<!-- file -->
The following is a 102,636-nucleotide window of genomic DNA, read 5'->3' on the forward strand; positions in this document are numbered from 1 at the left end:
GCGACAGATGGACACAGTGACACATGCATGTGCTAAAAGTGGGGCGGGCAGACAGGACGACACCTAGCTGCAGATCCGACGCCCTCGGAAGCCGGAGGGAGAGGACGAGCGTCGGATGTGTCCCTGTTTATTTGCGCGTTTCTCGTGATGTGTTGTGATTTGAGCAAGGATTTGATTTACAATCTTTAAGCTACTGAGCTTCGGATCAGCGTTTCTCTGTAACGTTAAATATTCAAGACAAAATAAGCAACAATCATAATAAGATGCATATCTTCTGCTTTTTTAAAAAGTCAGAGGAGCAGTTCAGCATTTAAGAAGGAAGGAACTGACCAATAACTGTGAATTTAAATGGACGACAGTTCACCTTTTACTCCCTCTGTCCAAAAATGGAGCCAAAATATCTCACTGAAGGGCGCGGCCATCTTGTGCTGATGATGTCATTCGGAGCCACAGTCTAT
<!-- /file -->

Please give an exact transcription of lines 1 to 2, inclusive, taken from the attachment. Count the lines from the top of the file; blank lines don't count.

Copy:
The following is a 102,636-nucleotide window of genomic DNA, read 5'->3' on the forward strand; positions in this document are numbered from 1 at the left end:
GCGACAGATGGACACAGTGACACATGCATGTGCTAAAAGTGGGGCGGGCAGACAGGACGACACCTAGCTGCAGATCCGACGCCCTCGGAAGCCGGAGGGAGAGGACGAGCGTCGGATGTGTCCCTGTTTATTTGCGCGTTTCTCGTGATGTGTTGTGATTTGAGCAAGGATTTGATTTACAATCTTTAAGCTACTGAGCTTCGGATCAGCGTTTCTCTGTAACGTTAAATATTCAAGACAAAATAAGCAACAATCATAATAAGATGCATATCTTCTGCTTTTTTAAAAAGTCAGAGGAGCAGTTCAGCATTTAAGAAGGAAGGAACTGACCAATAACTGTGAATTTAAATGGACGACAGTTCACCTTTTACTCCCTCTGTCCAAAAATGGAGCCAAAATATCTCACTGAAGGGCGCGGCCATCTTGTGCTGATGATGTCATTCGGAGCCACAGTCTAT